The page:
The lack of adequate rainfall in our area this summer and fall left many producers with less forage than they would like, but that doesn’t mean they are all feeding hay yet.
If you do not have forage left for livestock to graze at this time of year you may want to reconsider some of your production practices.
Rotationally grazed livestock make better utilization of available forage and waste less so grazing longer becomes possible.
Forage grazed this time of year is generally high quality and assists in put weight on cows.
This is a low cost way to help cows achieve a minimum body condition score of five, that we like to see before calving time, before cold wet weather arrives.
This has been a great year to graze hay fields. While the dry weather has caused many problems, it has also allowed producers to let cows graze meadows with no tracking or damage to the plant roots whatsoever.
Some producers who do not like to graze hay fields might say this is not a normal year so you shouldn’t use this year’s grazing to determine where you would want to graze in the future.
This may be true to some degree, but being flexible and using the resources you have is part of the art of rotational grazing.
Planning ahead is definitely something rotational grazers must do, but the best laid plans do not always work if Mother Nature does not provide the rain at the correct time.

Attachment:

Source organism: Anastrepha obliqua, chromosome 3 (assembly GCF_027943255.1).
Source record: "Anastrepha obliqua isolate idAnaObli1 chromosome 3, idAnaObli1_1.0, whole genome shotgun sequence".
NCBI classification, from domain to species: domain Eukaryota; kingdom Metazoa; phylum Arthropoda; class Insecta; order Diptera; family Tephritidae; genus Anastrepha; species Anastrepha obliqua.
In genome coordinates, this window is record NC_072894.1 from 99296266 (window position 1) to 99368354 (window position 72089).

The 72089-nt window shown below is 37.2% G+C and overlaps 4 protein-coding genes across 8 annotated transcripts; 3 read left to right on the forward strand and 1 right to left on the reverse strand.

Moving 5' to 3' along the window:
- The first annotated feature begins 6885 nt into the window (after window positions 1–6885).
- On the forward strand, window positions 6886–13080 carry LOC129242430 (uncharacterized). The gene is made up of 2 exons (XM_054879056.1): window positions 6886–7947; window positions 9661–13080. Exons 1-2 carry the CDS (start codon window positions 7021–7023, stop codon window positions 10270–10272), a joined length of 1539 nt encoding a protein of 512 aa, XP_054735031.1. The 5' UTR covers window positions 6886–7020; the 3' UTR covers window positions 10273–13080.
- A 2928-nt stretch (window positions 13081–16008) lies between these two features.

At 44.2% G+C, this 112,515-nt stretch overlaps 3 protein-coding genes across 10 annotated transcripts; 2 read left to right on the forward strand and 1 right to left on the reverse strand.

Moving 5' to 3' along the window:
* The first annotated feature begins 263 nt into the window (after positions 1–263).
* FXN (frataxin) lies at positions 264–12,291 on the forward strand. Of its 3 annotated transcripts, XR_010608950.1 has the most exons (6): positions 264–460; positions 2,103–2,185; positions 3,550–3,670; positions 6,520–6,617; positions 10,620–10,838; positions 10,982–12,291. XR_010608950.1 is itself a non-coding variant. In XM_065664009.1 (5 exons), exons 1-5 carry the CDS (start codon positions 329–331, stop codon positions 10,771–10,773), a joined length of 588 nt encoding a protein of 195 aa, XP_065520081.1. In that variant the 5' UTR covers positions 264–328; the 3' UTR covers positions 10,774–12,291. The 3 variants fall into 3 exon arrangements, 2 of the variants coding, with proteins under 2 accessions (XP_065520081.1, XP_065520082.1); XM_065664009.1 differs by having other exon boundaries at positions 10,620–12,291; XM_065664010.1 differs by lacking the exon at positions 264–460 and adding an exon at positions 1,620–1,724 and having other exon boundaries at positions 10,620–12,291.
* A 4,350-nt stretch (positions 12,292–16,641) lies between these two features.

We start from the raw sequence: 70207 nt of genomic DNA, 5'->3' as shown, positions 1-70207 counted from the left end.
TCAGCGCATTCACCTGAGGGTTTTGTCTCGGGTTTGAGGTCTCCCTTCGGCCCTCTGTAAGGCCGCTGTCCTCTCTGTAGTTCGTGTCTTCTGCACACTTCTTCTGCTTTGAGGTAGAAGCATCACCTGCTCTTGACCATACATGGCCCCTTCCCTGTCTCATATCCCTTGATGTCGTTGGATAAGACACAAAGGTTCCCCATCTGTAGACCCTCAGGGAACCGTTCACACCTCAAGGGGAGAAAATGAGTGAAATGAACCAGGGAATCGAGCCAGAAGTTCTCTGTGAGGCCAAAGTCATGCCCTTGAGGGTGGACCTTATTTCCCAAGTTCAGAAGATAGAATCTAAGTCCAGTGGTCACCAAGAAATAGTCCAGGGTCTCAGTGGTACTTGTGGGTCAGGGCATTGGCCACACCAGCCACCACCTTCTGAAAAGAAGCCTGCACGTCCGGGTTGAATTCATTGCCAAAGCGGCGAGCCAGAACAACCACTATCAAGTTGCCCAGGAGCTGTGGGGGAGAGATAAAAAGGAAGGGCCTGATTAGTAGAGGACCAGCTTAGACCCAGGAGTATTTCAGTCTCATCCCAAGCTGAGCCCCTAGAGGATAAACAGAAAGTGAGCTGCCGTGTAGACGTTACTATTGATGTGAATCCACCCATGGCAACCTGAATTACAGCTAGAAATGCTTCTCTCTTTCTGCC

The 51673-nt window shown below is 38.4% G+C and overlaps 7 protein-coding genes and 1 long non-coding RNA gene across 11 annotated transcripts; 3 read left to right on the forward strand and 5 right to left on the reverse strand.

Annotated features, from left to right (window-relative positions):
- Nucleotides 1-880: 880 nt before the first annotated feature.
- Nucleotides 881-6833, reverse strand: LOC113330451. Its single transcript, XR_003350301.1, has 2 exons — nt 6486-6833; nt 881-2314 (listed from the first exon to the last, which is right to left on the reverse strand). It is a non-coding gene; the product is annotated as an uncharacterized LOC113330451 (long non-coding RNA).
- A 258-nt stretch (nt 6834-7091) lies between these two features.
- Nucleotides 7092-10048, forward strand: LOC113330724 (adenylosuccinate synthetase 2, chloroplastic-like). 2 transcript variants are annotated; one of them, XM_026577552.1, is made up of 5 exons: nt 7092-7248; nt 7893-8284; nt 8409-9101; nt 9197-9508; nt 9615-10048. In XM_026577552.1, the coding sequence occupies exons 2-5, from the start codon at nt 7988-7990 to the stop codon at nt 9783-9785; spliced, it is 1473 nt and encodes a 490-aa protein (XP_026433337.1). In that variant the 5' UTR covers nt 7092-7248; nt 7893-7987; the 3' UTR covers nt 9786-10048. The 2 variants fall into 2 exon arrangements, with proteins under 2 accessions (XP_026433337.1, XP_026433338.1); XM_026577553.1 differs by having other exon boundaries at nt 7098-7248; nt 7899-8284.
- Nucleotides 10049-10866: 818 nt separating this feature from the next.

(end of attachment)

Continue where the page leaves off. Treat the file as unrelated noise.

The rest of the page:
Remaining flexible provides opportunities that may be taken advantage of when and if the timing is right. The wet weather we had this spring set hay production back for many farmers.
Did you make any second cutting hay in late July, August or early September this year? The cows would have taken care of some of this work for you if you would let them.
Maybe you could have fenced some of the area you made second cutting hay on and let the livestock do the work.
While those hay acres were being grazed, grass in your permanent pastures would have been growing and could be used now and next month to extend your grazing season.
Cows can do the work
Letting cows do more of the work, while you manage when and where they work, is a simple way to reduce the overall cost of your feed. Operating hay making equipment is not cheap.
The University of Minnesota developed a fuel cost estimator which calculates cost per hour to run various size tractors depending on fuel costs.
In 2007, diesel cost $2.30 per gallon, but farm delivered diesel in 2008 was more than $4.30 per gallon. So, it cost $11.28 per hour to operate a 60-horsepower tractor and a 105-horsepower tractor cost $19.96 per hour to run this summer.
The price of “cow labor” did not go up nearly as much as fuel did this year. Does this sound like a plan you might be interested in for next year?
Maybe lack of fence or water in some areas is holding you back from utilizing certain areas for pasture. If so, check with your local NRCS conservationist about the Environmental Quality Incentives Program.
Funding may be available to help you get these areas ready for grazing.
It doesn’t take much work to stretch a few strands of high tensile wire or use step-in posts, poly wire and an electric fencer to enclose an area.
Sign-up deadline for next year’s projects is quickly approaching, so contact them soon and maybe your livestock will be able to graze less expensive, standing forage into the winter next year.